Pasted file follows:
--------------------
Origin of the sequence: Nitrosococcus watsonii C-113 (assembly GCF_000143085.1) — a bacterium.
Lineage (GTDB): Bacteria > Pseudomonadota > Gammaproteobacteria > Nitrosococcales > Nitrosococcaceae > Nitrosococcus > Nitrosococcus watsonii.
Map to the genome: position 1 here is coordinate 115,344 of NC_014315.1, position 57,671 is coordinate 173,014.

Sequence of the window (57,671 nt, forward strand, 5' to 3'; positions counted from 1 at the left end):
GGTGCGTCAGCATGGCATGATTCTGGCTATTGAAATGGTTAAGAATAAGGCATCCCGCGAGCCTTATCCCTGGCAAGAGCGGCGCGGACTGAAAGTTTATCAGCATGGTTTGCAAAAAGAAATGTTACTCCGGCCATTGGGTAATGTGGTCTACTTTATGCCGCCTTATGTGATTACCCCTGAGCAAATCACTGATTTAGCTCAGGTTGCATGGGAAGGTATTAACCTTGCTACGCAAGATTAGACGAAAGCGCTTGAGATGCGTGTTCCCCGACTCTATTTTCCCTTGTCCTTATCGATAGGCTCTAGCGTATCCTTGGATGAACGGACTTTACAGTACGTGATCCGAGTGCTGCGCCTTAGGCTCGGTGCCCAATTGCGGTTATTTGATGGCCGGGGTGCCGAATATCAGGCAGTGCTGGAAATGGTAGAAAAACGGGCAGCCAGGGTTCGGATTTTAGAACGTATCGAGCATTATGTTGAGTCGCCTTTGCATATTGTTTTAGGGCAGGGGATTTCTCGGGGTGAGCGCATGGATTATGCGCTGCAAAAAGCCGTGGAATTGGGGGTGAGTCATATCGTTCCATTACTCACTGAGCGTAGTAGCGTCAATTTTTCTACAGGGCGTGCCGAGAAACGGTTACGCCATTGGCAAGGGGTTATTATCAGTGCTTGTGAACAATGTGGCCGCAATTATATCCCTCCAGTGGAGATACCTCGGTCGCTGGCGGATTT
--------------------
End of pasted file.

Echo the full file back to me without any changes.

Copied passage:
Origin of the sequence: Nitrosococcus watsonii C-113 (assembly GCF_000143085.1) — a bacterium.
Lineage (GTDB): Bacteria > Pseudomonadota > Gammaproteobacteria > Nitrosococcales > Nitrosococcaceae > Nitrosococcus > Nitrosococcus watsonii.
Map to the genome: position 1 here is coordinate 115,344 of NC_014315.1, position 57,671 is coordinate 173,014.

Sequence of the window (57,671 nt, forward strand, 5' to 3'; positions counted from 1 at the left end):
GGTGCGTCAGCATGGCATGATTCTGGCTATTGAAATGGTTAAGAATAAGGCATCCCGCGAGCCTTATCCCTGGCAAGAGCGGCGCGGACTGAAAGTTTATCAGCATGGTTTGCAAAAAGAAATGTTACTCCGGCCATTGGGTAATGTGGTCTACTTTATGCCGCCTTATGTGATTACCCCTGAGCAAATCACTGATTTAGCTCAGGTTGCATGGGAAGGTATTAACCTTGCTACGCAAGATTAGACGAAAGCGCTTGAGATGCGTGTTCCCCGACTCTATTTTCCCTTGTCCTTATCGATAGGCTCTAGCGTATCCTTGGATGAACGGACTTTACAGTACGTGATCCGAGTGCTGCGCCTTAGGCTCGGTGCCCAATTGCGGTTATTTGATGGCCGGGGTGCCGAATATCAGGCAGTGCTGGAAATGGTAGAAAAACGGGCAGCCAGGGTTCGGATTTTAGAACGTATCGAGCATTATGTTGAGTCGCCTTTGCATATTGTTTTAGGGCAGGGGATTTCTCGGGGTGAGCGCATGGATTATGCGCTGCAAAAAGCCGTGGAATTGGGGGTGAGTCATATCGTTCCATTACTCACTGAGCGTAGTAGCGTCAATTTTTCTACAGGGCGTGCCGAGAAACGGTTACGCCATTGGCAAGGGGTTATTATCAGTGCTTGTGAACAATGTGGCCGCAATTATATCCCTCCAGTGGAGATACCTCGGTCGCTGGCGGATTT